In recent months, Mad River volunteers and contractors have traveled to Strasburg to prepare the locomotive for shipment.

More information, including how to donate to the cause, visit  https://www.madrivermuseum.org/news.html

C&O 1309 Restoration 6 Months From Completion Once Another $530,000 in Funding is Secured

December 14, 2017

The completion of the restoration work to Chesapeake & Ohio 2-6-6-2 No. 1309 is six months away once funding is in place.

Trains magazine reported on its website on Wednesday that Gary Bensman of Diversified Rail Services, a contractor doing the work on behalf of the Western Maryland Scenic Railroad, that $530,000 is needed to get the 1309 into steam.

Bensman told the magazine that the locomotive is about ready for a federally required hydrostatic test of the boiler.

He expects no surprises for the restoration that has been on again and off again due to funding issues and mechanical issues that have cropped up.

“We got the boiler done, had it full of water, and had pressure on it, but did not finish it 100 percent to have the FRA witness a full hydro test,” Bensman said. “With little more work, it can be ready.”

Bensman said about a dozen old staybolts need to be replaced. Once the hydrostatic test is completed, the grates and superheaters can go back in and a test fire up performed.

Some running gear work will need to be done before the engine can begin revenue service.

This past year has seen program made on restoring the 1309’s boiler.

“This year, we changed almost 800 staybolts, applied eight firebox patches, and installed a new rear flue sheet,” Bensman said. “A lot of that stuff was completed so the tubes could be put in during July and August. We’ve gone from a boiler with some 2,300 holes in it in June to none in November.”

The restoration work stalled last month after the WMSR ran out of money for the project.

Some work has continued on the wheels using specialized lathes at the Tennessee Valley Railroad Museum in Chattanooga, Tennessee.

Thus far the restoration of No. 1309, the last steam locomotive Baldwin built in 1949 for domestic service, has cost $1.8 million.

WMSR Executive Director John Garner said the tourist railroad is is committed to finishing 1309 restoration project.

Narrow Gauge Combine Moved to EBT

November 29, 2017

A combine car from the former Tuscarora Valley Railroad has been moved to the East Broad Top Railroad in Pennsylvania.

Car No.101 is in temporary storage on the EBT at Rockhill Furnace, Pennsylvania, where the Friends of the East Broad Top are helping to restore the car, which ran on a narrow-gauge line in another part of the state.

The car is the last remaining piece of rolling stock left from the 3-foot-gauge Tuscarora Valley, which ran for 27 miles from Port Royal to Blairs Mills in Juniata and Huntingdon counties between 1891 and 1934.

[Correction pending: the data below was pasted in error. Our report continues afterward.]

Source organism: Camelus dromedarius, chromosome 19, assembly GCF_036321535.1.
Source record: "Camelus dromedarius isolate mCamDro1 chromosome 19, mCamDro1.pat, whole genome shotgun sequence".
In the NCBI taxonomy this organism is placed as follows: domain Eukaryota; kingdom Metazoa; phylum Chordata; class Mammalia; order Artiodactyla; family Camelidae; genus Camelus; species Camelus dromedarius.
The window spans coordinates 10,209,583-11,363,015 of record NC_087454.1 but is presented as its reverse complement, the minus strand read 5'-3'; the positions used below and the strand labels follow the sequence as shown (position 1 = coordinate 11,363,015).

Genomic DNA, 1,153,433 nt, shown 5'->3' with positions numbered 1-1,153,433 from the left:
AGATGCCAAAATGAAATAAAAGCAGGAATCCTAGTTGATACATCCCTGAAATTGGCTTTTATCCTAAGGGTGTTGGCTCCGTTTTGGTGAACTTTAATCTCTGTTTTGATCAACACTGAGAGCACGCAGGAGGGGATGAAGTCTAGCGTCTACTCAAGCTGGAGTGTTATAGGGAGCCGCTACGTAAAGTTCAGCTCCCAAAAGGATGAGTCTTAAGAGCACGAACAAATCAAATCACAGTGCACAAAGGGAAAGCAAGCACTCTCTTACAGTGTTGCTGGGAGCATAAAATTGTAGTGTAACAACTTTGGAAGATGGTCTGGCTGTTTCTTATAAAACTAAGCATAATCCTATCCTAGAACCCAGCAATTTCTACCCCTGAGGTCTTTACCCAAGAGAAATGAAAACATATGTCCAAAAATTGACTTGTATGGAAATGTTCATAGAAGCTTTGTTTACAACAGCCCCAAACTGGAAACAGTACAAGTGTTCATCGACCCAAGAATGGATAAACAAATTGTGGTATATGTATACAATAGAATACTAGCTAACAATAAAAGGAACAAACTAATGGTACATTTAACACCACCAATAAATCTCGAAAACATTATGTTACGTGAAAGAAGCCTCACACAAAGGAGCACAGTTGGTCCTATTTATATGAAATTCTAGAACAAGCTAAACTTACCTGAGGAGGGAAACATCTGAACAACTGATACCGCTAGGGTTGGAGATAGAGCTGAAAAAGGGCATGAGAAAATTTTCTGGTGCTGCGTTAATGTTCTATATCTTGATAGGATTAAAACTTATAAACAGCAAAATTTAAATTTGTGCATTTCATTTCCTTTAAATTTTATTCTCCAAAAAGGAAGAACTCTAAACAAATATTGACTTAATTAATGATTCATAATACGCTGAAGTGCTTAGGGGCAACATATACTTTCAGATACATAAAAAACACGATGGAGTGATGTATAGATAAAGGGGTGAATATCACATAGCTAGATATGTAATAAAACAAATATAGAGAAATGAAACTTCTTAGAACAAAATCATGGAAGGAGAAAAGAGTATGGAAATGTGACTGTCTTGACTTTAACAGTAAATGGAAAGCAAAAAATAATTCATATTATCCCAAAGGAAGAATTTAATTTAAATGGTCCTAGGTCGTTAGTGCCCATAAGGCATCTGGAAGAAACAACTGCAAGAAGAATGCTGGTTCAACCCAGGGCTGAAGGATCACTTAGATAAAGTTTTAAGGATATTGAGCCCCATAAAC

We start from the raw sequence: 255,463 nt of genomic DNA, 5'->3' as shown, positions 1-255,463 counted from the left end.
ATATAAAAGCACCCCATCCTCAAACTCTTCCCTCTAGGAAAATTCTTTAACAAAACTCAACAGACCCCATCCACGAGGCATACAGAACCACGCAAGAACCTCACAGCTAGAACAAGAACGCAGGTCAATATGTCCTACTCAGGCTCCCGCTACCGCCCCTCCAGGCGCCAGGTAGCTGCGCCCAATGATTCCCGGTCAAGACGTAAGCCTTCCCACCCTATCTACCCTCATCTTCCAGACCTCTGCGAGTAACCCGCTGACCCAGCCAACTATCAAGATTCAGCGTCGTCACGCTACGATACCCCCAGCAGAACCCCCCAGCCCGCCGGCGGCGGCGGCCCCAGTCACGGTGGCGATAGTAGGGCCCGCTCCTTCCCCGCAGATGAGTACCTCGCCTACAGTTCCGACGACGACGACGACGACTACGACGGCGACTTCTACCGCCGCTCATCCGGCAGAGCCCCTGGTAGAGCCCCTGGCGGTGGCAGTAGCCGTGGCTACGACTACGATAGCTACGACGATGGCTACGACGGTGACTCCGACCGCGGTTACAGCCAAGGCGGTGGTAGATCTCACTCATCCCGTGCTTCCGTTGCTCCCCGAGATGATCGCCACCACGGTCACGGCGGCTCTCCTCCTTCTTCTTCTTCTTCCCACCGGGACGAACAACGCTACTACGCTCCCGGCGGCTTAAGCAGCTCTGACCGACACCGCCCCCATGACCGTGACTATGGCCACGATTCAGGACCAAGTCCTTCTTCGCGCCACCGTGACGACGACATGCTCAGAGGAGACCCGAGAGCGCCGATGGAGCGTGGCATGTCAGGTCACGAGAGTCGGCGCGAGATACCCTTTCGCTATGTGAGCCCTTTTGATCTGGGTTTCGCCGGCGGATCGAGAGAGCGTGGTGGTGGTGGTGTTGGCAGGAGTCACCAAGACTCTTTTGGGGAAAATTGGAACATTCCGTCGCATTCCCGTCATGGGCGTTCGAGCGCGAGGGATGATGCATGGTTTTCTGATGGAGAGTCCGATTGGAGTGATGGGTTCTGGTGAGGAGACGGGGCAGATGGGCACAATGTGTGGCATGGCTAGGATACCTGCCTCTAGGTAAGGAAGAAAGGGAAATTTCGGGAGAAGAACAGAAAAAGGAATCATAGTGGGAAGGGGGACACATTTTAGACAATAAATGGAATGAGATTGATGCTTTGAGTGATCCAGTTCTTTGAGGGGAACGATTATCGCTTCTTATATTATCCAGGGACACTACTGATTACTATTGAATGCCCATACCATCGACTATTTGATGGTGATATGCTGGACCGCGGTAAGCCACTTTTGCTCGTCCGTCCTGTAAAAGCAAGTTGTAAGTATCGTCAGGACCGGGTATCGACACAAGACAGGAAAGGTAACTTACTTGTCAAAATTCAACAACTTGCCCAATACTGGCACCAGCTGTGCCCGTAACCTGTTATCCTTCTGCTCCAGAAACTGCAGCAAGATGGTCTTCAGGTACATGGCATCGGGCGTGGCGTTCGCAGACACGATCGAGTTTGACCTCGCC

The Tuscarora Valley had intended to connect with the EBT’s Shade Gap branch at Richvale but never did.

The combine was built as a coach in the 1880s by Billmeyer & Small of York, Pennsylvania, and converted into a combine in 1916. The Tuscarora bought the car used in 1895.

In recent years, the car has been serving as a woodshed on a farm whose owner, Bernie Rowels, donated the carbody to the Friends of the East Broad Top.

After the Friend group was unable to move the car from Rowels’ property, the Darrow family acquired it and began restoration work.

The car has since been bought by Stephen Lane, a part-time steam engineer on the Everett Railroad, who arranged to have it sent to Rockhill Furnace.

The EBT is for sale and a long-term storage agreement cannot be achieved at this time. The EBT has not carried passengers since 2011.

C&O 1309 Restoration Runs Out of Money

November 18, 2017

Efforts to restore Chesapeake & Ohio 2-6-6-2 No. 1309 have run out of steam. More to the point it has run out of money.

Western Maryland Scenic Railroad Executive Director John Garner remains optimistic the restoration can be completed and the tourist railroad is seeking additional funding.

However, he said the restoration will not be completed at the expense of the other operations.

“A lot of our visitors have the idea that we should throw all of our money into the 1309’s restoration, but that would bankrupt us,” Garner told Trains magazine.

He estimated WMSR needs least an additional $530,000 to complete No. 1309’s restoration and finding additional sources of money has been a slow process.

There have also been some disappointments, including less money than expected from photo freight charter trains that ran in October.

“I don’t think that we fully understood what was going on in the region on that weekend; there were several other railroad-themed events going on around the same time,” Garner told Trains.

Some grant sources look promising, but that money won’t arrive until late 2018 if it arrives at all.

The railroad is preparing to send out a round of 1,600 letters to plead for donations and will host more freight photo charters in February.

WMSR said the remaining running gear and boiler work is expected to cost $120,000 and $115,000 to complete.

To date, the restoration of No. 1309 has benefited from at least $400,000 from the State of Maryland.

Last spring the WMSR said it had spent $800,000 of its own money on the restoration. By August the project had consumed $1.8 million.